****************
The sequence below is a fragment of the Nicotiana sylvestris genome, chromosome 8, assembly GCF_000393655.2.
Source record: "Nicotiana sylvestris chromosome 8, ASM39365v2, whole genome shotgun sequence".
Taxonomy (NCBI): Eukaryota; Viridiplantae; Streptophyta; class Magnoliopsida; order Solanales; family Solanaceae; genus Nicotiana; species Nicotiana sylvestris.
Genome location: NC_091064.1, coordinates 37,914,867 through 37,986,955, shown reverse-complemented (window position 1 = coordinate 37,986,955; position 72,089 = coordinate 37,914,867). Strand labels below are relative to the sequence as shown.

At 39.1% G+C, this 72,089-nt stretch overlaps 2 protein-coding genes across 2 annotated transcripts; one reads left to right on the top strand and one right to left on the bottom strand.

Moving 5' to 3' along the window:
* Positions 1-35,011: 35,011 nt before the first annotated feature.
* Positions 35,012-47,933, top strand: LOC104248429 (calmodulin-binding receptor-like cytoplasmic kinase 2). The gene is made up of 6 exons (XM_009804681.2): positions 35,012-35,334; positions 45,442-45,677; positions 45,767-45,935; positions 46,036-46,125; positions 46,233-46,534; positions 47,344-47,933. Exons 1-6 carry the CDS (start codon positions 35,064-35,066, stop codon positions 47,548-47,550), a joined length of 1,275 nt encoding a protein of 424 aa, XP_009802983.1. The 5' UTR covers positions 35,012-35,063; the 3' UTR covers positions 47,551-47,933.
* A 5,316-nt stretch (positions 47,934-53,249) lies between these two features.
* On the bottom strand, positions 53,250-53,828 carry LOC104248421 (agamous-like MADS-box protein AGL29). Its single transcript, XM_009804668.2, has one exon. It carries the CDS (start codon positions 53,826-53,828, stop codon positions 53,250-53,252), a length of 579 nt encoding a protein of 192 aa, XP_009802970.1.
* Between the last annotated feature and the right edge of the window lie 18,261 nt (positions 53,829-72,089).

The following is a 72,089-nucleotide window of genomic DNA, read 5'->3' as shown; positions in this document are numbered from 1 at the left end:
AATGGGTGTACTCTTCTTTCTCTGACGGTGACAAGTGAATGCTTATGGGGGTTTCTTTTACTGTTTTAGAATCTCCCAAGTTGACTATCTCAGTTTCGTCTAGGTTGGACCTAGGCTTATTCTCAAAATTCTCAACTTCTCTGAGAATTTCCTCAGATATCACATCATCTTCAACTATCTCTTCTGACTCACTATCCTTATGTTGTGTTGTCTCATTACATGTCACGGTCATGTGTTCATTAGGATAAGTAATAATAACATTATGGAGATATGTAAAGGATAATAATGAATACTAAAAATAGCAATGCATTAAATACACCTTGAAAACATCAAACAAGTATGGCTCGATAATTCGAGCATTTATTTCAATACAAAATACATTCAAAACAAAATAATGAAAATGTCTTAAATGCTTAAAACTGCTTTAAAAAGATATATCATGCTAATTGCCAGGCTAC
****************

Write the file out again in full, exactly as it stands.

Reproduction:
The sequence below is a fragment of the Nicotiana sylvestris genome, chromosome 8, assembly GCF_000393655.2.
Source record: "Nicotiana sylvestris chromosome 8, ASM39365v2, whole genome shotgun sequence".
Taxonomy (NCBI): Eukaryota; Viridiplantae; Streptophyta; class Magnoliopsida; order Solanales; family Solanaceae; genus Nicotiana; species Nicotiana sylvestris.
Genome location: NC_091064.1, coordinates 37,914,867 through 37,986,955, shown reverse-complemented (window position 1 = coordinate 37,986,955; position 72,089 = coordinate 37,914,867). Strand labels below are relative to the sequence as shown.

At 39.1% G+C, this 72,089-nt stretch overlaps 2 protein-coding genes across 2 annotated transcripts; one reads left to right on the top strand and one right to left on the bottom strand.

Moving 5' to 3' along the window:
* Positions 1-35,011: 35,011 nt before the first annotated feature.
* Positions 35,012-47,933, top strand: LOC104248429 (calmodulin-binding receptor-like cytoplasmic kinase 2). The gene is made up of 6 exons (XM_009804681.2): positions 35,012-35,334; positions 45,442-45,677; positions 45,767-45,935; positions 46,036-46,125; positions 46,233-46,534; positions 47,344-47,933. Exons 1-6 carry the CDS (start codon positions 35,064-35,066, stop codon positions 47,548-47,550), a joined length of 1,275 nt encoding a protein of 424 aa, XP_009802983.1. The 5' UTR covers positions 35,012-35,063; the 3' UTR covers positions 47,551-47,933.
* A 5,316-nt stretch (positions 47,934-53,249) lies between these two features.
* On the bottom strand, positions 53,250-53,828 carry LOC104248421 (agamous-like MADS-box protein AGL29). Its single transcript, XM_009804668.2, has one exon. It carries the CDS (start codon positions 53,826-53,828, stop codon positions 53,250-53,252), a length of 579 nt encoding a protein of 192 aa, XP_009802970.1.
* Between the last annotated feature and the right edge of the window lie 18,261 nt (positions 53,829-72,089).

The following is a 72,089-nucleotide window of genomic DNA, read 5'->3' as shown; positions in this document are numbered from 1 at the left end:
AATGGGTGTACTCTTCTTTCTCTGACGGTGACAAGTGAATGCTTATGGGGGTTTCTTTTACTGTTTTAGAATCTCCCAAGTTGACTATCTCAGTTTCGTCTAGGTTGGACCTAGGCTTATTCTCAAAATTCTCAACTTCTCTGAGAATTTCCTCAGATATCACATCATCTTCAACTATCTCTTCTGACTCACTATCCTTATGTTGTGTTGTCTCATTACATGTCACGGTCATGTGTTCATTAGGATAAGTAATAATAACATTATGGAGATATGTAAAGGATAATAATGAATACTAAAAATAGCAATGCATTAAATACACCTTGAAAACATCAAACAAGTATGGCTCGATAATTCGAGCATTTATTTCAATACAAAATACATTCAAAACAAAATAATGAAAATGTCTTAAATGCTTAAAACTGCTTTAAAAAGATATATCATGCTAATTGCCAGGCTAC